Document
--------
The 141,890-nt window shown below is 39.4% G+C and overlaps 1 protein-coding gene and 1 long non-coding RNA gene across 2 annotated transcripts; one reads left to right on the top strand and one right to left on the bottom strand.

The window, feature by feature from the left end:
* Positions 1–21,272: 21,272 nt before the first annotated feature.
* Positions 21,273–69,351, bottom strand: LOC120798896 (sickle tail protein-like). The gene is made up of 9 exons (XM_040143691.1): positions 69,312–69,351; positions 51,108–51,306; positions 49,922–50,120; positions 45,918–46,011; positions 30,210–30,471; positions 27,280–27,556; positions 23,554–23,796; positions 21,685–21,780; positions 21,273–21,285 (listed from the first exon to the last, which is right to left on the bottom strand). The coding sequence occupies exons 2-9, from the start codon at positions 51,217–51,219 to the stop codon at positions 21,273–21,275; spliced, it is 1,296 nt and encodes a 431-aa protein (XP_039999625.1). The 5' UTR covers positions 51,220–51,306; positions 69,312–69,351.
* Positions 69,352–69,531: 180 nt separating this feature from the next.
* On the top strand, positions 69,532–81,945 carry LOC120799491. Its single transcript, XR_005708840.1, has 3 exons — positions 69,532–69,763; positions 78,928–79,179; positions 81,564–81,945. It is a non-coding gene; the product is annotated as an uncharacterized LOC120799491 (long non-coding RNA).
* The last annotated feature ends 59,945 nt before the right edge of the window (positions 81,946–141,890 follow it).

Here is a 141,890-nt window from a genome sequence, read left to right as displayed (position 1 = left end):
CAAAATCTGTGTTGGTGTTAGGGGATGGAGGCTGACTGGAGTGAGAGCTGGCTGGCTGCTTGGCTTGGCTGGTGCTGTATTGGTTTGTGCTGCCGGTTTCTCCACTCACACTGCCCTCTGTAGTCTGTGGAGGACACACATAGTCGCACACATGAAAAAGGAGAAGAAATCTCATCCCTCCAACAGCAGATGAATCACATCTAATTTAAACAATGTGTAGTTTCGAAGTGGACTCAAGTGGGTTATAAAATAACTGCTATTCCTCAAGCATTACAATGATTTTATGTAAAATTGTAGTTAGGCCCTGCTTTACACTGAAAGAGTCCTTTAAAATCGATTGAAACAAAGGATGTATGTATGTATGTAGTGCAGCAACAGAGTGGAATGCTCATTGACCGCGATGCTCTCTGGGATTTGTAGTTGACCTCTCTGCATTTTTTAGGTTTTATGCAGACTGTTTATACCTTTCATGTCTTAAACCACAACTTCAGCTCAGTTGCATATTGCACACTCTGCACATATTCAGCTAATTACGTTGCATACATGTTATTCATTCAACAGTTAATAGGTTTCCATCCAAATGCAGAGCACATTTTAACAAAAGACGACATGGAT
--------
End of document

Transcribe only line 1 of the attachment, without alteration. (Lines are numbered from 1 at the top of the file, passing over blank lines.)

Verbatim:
The 141,890-nt window shown below is 39.4% G+C and overlaps 1 protein-coding gene and 1 long non-coding RNA gene across 2 annotated transcripts; one reads left to right on the top strand and one right to left on the bottom strand.